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rtremb
09-24-2007, 11:07 PM
I found some posts on here about the Cheneau brace. I am wondering if anyone has had success with this brace with larger curves when combined with a good physiotherapy program? We are hoping our daughter can get the Spinecor brace but if she can't we need a back up bracing plan and the Cheneau brace - even the program in Germany or the U.S. looks like another option. It would be good to hear if someone had success with this brace with curves in the 50 degree range.

gerbo
09-25-2007, 03:25 AM
http://www.skoliose-info-forum.de/index.php

this is a german forum, but there is a section for english speaking people.

thry argue very hard for the quality of braces of 2 specific orthotists, and results of initial correction seem very good, though there is little in the way of final outcomes. also, the message you get is that it is not easy, and for a good correction you will have to suffer!

rtremb
09-25-2007, 12:02 PM
Gerbo:
Oh goodie - my daughter loves to suffer!!! - just kidding. She wasn't too good at wearing the two night braces.
Thanks for the link I will check out the forum.

~ScoliosisGirl~
09-29-2007, 12:41 AM
Let me know if u have any questions.
I wear the cheneau brace and its is very good..
doesnt disable me at all! im able to do everything!
Btw. i went to dr. rigo in barcelona to make by brace&&
i will be going there next month! hoping for good news!

rtremb
09-29-2007, 12:48 AM
Hi Rotem:
I am glad to hear you are able to wear your brace without any difficulties and still do everything. Hope you have a good appointment next month and your curves are the same or lower.
Do you know if your brace is a traditional Cheneau brace or the Cheneau light version?

~ScoliosisGirl~
09-29-2007, 12:56 AM
thanks! im not 100% sure.. all i know that it is a cheneau brace! =]]

~ScoliosisGirl~
09-29-2007, 12:58 AM
go to my site and read my full story on my cheneau brace and dr. rigo in barcelona!

Sophiezp
10-07-2007, 12:04 AM
Hi everybody I am the new kid on the block! :o :) :D

My name is Sophie, I am NEARLY 12 years old (my birthday is on Columbus Day, 10/8 [!!!!!!!!!!!]), and I live in Westchester/NYC. I am Chinese, about 100 lbs, and 5'6.5" (which is HUGE for my age, people think I am 16 or something) :p
I play a lot of sports, includin tennis and swimming. I have been swimming since 3 years old because I had asthma and swimming completely obliterated it from my life. :D
I was diagnosed with scoliosis on July of this year with a T45 curve and a L30 curve. The doctor referred us to a scoliosis surgeon and he recommended surgery. My family and I, however, decided to wait and see what would happen. In August we got another x-ray and this time my curves were T54 and L35. I was really scared and worried because our surgeon pressed me to have scoliosis ASAP in late September 07.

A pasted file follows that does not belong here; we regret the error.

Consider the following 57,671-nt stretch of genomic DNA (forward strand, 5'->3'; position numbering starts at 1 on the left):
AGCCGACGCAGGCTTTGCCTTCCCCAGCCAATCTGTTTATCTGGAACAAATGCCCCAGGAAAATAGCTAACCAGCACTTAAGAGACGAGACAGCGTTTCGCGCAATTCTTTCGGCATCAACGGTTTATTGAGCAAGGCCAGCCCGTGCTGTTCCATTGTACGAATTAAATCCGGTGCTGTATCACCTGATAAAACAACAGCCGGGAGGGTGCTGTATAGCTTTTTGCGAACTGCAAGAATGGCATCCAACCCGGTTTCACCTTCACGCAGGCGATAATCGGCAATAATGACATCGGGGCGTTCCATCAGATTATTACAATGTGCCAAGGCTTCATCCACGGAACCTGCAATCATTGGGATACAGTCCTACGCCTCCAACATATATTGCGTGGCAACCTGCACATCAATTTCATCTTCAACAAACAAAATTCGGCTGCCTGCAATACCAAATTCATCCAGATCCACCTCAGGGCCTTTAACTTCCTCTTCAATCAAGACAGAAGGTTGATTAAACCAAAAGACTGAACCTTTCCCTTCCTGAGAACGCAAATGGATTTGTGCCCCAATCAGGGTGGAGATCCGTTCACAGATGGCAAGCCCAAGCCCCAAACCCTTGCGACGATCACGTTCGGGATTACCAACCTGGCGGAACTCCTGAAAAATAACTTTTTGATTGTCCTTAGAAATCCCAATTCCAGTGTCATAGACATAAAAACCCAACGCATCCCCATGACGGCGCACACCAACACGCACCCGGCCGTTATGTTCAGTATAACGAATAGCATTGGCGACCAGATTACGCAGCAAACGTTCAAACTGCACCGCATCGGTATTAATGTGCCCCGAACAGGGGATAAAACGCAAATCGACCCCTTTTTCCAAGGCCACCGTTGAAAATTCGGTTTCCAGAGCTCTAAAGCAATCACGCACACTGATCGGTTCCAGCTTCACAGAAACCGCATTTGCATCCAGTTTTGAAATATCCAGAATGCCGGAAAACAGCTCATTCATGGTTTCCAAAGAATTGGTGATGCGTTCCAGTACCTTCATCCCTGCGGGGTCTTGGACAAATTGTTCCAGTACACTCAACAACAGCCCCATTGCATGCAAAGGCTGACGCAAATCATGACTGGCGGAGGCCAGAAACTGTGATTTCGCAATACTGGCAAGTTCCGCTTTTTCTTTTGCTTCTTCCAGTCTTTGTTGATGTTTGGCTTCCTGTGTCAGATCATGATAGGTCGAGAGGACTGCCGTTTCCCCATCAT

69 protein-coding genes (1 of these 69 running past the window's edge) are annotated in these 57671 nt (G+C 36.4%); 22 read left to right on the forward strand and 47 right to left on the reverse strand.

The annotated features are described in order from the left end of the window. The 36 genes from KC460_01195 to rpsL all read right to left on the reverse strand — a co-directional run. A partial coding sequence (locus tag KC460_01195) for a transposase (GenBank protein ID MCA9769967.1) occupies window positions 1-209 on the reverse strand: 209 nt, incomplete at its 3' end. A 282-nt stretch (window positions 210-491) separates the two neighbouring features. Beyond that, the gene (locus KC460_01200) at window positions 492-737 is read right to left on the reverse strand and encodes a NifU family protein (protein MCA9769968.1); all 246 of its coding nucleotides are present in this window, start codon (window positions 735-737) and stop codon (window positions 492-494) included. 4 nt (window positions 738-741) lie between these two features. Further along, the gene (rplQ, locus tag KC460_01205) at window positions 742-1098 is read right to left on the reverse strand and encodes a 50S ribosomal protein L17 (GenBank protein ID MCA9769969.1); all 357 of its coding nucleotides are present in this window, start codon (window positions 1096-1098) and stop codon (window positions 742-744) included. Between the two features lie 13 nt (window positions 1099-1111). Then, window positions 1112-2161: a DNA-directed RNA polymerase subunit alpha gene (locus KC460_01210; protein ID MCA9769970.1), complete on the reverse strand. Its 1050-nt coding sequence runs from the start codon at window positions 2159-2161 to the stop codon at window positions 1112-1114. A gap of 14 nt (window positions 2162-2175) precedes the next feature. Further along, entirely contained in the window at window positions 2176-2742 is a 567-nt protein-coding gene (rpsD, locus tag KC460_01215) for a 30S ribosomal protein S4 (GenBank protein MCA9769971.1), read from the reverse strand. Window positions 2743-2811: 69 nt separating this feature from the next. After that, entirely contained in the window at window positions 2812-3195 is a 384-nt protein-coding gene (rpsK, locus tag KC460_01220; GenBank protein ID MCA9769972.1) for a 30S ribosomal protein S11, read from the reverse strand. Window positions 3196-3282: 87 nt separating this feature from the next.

My mother spent countless sleepless nights searching the web, looking for an alternative treatment(s). Soon she found a man named Dr. Manuel Rigo in Barcelona, Spain. He teaches the Schroth method of physical therapy.
This year I started at a new private school in NYC so we could not go to Barcelona, but my mother e-mailed Dr. Rigo and the kind soul e-mailed her back during his vacation! What a nice person, I would love to meet him someday. He referred us to three people he taught who are currently in the US: Luke Stikeleather in Fairfax, VA, who makes Cheneau braces and Beth Janssen and Patricia Orthwein in Stevens Point, WI, who teach the Schroth method of physical therapy.
Luke made a Cheneau brace for me in August and so far everything is going well.
Just last week my mother and I went to Wisconsin to see them. They are a truly wonderful pair along with their co-workers Jan and Julyane. It is a great alternative to going to Barcelona if you can'y go to Spain. They even booked us a great hotel five minutes from their clinic, Scoliosis Rehab. Find out more at scoliosisrehab.org
Well, I am back in NY now but I still don't want surgery. If there is anything anybody knows please write on this forum or contact me:

E-mail: sophiezp@yahoo.com
AIM (but I am rarely on): sophiezp888

Thank you so much guys! :D :D :D

rtremb
10-07-2007, 03:09 AM
Hi Sophie:
Welcome to the forum. I am new to the forum too. I have learned so much from this website in the past few weeks.
My daughter's curves are about the same size as yours. We are interested in learning about the Schroth scoliosis treatments so please keep us posted on your progress. Did you get a brace yet? Have you started the physical therapy yet?
For the past few weeks my daughter has been doing the Pettibon exercises everyday and seeing her chiropractor three times a week, and we are thinking about getting a Spinecor brace.
Ruth

clarexp
10-29-2007, 09:23 PM
Sorry for getting back to you earlier. Sophie is my daughter. She has very tight daily schedule and does not come on to the forum regularly.

She has been wearing Cheneau brace since mid July and her correction is 39T/31L (one month in brace) compared to 54T/39L. The result is just OK. I was told that there are 2 Cheneau brace makers in US. If you can afford, better get a good brace done in Europe, as we just can not afford to loose the time. I did not know then.

We went to WI to learn Schroth as I think that today most people do some kind of exercises anyway. Then Schroth can be the one for her. I aslo read an article somewhere, saying that exercises works better for the poeple who did not exercise much. I have the feeling that may be true.

She will take out brace x ray in mid December to see her true curve. If it works for her, I will get a good brace from Europe.

I just contacted a molecular biologist – Alain Moreau, at St Justine Hospital in Montreal. His lab has several blood tests that can identify scoliosis levels and condition, and are under clinical trial. I will take my daughter to take a test which is used to predict the efficacy of brace treatment. It is may not be something 100% you should rely on, but I want to be better prepared. Dr. Moreau is very kind and quick in responding emails. He can be contacted at alain.moreau@recherche-ste-justine.qc.ca.